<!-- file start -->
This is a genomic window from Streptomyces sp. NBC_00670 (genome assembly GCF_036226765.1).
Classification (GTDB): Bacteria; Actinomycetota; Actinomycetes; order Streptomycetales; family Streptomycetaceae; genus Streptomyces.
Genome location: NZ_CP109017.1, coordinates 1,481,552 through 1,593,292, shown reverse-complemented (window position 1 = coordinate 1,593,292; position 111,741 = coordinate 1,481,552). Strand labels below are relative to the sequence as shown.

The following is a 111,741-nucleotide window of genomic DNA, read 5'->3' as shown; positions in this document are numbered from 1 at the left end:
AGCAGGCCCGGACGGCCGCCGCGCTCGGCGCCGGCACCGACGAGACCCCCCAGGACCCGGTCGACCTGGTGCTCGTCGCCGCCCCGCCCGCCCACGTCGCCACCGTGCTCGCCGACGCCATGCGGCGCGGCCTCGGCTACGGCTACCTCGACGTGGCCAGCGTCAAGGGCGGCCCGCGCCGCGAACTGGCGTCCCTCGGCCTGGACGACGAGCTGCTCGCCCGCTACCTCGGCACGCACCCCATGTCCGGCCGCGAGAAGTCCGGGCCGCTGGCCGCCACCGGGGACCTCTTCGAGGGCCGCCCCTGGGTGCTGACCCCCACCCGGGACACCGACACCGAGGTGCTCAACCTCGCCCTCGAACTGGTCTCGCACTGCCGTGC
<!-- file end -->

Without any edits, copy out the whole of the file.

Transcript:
This is a genomic window from Streptomyces sp. NBC_00670 (genome assembly GCF_036226765.1).
Classification (GTDB): Bacteria; Actinomycetota; Actinomycetes; order Streptomycetales; family Streptomycetaceae; genus Streptomyces.
Genome location: NZ_CP109017.1, coordinates 1,481,552 through 1,593,292, shown reverse-complemented (window position 1 = coordinate 1,593,292; position 111,741 = coordinate 1,481,552). Strand labels below are relative to the sequence as shown.

The following is a 111,741-nucleotide window of genomic DNA, read 5'->3' as shown; positions in this document are numbered from 1 at the left end:
AGCAGGCCCGGACGGCCGCCGCGCTCGGCGCCGGCACCGACGAGACCCCCCAGGACCCGGTCGACCTGGTGCTCGTCGCCGCCCCGCCCGCCCACGTCGCCACCGTGCTCGCCGACGCCATGCGGCGCGGCCTCGGCTACGGCTACCTCGACGTGGCCAGCGTCAAGGGCGGCCCGCGCCGCGAACTGGCGTCCCTCGGCCTGGACGACGAGCTGCTCGCCCGCTACCTCGGCACGCACCCCATGTCCGGCCGCGAGAAGTCCGGGCCGCTGGCCGCCACCGGGGACCTCTTCGAGGGCCGCCCCTGGGTGCTGACCCCCACCCGGGACACCGACACCGAGGTGCTCAACCTCGCCCTCGAACTGGTCTCGCACTGCCGTGC